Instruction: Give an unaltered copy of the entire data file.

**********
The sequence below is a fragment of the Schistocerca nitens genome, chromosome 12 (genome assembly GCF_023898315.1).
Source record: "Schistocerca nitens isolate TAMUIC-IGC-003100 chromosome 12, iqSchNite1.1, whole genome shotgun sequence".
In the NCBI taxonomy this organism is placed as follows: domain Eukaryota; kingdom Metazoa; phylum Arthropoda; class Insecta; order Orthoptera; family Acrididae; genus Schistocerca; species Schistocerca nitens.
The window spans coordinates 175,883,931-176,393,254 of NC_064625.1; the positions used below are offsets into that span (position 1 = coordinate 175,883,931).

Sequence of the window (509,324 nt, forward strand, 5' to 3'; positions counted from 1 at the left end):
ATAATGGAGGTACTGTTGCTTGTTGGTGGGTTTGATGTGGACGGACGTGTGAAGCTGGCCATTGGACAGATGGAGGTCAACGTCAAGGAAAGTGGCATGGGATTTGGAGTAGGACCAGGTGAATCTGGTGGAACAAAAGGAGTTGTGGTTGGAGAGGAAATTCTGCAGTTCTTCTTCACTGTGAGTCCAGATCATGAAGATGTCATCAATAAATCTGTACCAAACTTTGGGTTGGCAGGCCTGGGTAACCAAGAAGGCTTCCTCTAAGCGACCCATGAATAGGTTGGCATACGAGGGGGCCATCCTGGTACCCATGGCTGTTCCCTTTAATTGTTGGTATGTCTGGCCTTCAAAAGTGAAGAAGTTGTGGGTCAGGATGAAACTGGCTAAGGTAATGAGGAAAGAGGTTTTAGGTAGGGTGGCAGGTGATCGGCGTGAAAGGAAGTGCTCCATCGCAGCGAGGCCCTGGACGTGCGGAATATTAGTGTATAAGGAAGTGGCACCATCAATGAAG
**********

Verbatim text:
The sequence below is a fragment of the Schistocerca nitens genome, chromosome 12 (genome assembly GCF_023898315.1).
Source record: "Schistocerca nitens isolate TAMUIC-IGC-003100 chromosome 12, iqSchNite1.1, whole genome shotgun sequence".
In the NCBI taxonomy this organism is placed as follows: domain Eukaryota; kingdom Metazoa; phylum Arthropoda; class Insecta; order Orthoptera; family Acrididae; genus Schistocerca; species Schistocerca nitens.
The window spans coordinates 175,883,931-176,393,254 of NC_064625.1; the positions used below are offsets into that span (position 1 = coordinate 175,883,931).

Sequence of the window (509,324 nt, forward strand, 5' to 3'; positions counted from 1 at the left end):
ATAATGGAGGTACTGTTGCTTGTTGGTGGGTTTGATGTGGACGGACGTGTGAAGCTGGCCATTGGACAGATGGAGGTCAACGTCAAGGAAAGTGGCATGGGATTTGGAGTAGGACCAGGTGAATCTGGTGGAACAAAAGGAGTTGTGGTTGGAGAGGAAATTCTGCAGTTCTTCTTCACTGTGAGTCCAGATCATGAAGATGTCATCAATAAATCTGTACCAAACTTTGGGTTGGCAGGCCTGGGTAACCAAGAAGGCTTCCTCTAAGCGACCCATGAATAGGTTGGCATACGAGGGGGCCATCCTGGTACCCATGGCTGTTCCCTTTAATTGTTGGTATGTCTGGCCTTCAAAAGTGAAGAAGTTGTGGGTCAGGATGAAACTGGCTAAGGTAATGAGGAAAGAGGTTTTAGGTAGGGTGGCAGGTGATCGGCGTGAAAGGAAGTGCTCCATCGCAGCGAGGCCCTGGACGTGCGGAATATTAGTGTATAAGGAAGTGGCACCATCAATGAAG